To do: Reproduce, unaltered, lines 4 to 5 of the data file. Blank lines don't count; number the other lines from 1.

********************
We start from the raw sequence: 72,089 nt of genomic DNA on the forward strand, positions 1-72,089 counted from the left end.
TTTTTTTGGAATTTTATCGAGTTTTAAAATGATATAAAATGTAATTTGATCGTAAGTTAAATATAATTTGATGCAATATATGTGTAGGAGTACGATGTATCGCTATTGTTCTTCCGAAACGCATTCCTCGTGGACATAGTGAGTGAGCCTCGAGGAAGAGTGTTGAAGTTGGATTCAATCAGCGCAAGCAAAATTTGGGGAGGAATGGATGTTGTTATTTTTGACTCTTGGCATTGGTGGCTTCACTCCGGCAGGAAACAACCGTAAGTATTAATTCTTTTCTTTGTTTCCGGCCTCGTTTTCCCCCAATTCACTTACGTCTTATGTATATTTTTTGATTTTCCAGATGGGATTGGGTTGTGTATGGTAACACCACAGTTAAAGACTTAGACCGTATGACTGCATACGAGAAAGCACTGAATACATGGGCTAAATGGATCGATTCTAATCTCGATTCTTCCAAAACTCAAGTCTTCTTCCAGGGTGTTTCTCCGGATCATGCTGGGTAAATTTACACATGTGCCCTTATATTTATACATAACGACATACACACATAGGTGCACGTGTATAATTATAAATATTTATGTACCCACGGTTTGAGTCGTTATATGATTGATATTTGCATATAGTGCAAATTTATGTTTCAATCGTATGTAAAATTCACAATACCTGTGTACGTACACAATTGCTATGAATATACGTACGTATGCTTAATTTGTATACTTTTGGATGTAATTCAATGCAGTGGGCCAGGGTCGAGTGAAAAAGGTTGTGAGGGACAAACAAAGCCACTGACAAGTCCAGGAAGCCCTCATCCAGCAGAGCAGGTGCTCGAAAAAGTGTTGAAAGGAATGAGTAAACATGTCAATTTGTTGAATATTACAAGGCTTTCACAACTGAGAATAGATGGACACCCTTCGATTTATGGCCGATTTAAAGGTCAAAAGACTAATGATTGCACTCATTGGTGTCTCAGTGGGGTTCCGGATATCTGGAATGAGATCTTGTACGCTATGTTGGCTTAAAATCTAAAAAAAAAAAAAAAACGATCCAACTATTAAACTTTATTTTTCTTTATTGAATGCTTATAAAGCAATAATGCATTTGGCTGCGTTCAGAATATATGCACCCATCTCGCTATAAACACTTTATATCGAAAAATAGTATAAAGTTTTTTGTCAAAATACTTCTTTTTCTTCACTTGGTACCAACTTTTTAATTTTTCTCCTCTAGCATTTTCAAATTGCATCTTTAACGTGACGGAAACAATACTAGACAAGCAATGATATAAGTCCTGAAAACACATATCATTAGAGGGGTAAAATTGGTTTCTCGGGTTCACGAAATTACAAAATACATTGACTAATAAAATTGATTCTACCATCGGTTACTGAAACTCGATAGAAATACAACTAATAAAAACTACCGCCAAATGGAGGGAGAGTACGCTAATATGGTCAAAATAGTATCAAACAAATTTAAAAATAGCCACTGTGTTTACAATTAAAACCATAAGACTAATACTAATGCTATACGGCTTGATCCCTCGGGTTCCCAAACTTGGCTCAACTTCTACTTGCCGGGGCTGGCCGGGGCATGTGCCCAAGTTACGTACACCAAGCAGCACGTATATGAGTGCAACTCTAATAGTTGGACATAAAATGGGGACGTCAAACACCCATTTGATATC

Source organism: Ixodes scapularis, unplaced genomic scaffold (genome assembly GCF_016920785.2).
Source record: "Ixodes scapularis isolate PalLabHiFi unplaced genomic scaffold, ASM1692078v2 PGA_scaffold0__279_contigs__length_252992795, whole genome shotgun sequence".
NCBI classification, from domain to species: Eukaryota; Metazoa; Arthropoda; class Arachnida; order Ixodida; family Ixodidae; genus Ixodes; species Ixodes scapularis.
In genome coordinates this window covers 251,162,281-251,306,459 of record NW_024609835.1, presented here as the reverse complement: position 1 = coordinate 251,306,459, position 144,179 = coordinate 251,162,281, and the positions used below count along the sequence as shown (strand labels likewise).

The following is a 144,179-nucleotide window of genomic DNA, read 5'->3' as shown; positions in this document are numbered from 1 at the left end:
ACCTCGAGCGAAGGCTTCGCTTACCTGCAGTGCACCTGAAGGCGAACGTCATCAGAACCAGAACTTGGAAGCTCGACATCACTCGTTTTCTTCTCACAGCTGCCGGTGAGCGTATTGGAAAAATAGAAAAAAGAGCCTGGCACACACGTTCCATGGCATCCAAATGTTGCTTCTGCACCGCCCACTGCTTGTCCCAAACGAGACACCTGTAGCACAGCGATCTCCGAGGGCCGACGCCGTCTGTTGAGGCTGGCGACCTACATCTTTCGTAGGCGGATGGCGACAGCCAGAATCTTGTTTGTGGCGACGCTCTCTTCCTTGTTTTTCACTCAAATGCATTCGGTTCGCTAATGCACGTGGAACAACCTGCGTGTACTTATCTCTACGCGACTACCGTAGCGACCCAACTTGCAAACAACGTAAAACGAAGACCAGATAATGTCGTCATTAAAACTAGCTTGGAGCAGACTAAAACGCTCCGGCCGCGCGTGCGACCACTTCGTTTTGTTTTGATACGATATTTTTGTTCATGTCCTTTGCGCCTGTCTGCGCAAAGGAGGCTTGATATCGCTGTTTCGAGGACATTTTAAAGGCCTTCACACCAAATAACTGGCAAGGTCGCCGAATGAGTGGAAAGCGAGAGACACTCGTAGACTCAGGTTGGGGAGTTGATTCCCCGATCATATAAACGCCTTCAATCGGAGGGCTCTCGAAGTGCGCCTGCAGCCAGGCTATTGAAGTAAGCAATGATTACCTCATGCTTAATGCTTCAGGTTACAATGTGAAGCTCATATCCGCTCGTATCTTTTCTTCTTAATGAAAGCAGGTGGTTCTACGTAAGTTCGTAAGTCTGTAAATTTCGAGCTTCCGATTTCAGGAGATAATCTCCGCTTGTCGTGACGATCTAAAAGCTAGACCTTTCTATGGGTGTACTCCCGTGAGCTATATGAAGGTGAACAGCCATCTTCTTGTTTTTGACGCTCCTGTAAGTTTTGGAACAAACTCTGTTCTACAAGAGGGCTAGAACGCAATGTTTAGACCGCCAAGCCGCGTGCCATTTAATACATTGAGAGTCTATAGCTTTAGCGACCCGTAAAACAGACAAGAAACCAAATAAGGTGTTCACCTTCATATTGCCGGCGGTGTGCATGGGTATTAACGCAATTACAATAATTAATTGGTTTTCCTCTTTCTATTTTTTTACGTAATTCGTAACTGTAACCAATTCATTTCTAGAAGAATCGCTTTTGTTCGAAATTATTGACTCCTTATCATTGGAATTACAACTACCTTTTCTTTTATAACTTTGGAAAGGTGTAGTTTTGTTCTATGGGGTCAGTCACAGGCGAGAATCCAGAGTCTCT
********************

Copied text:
Source record: "Ixodes scapularis isolate PalLabHiFi unplaced genomic scaffold, ASM1692078v2 PGA_scaffold0__279_contigs__length_252992795, whole genome shotgun sequence".
NCBI classification, from domain to species: Eukaryota; Metazoa; Arthropoda; class Arachnida; order Ixodida; family Ixodidae; genus Ixodes; species Ixodes scapularis.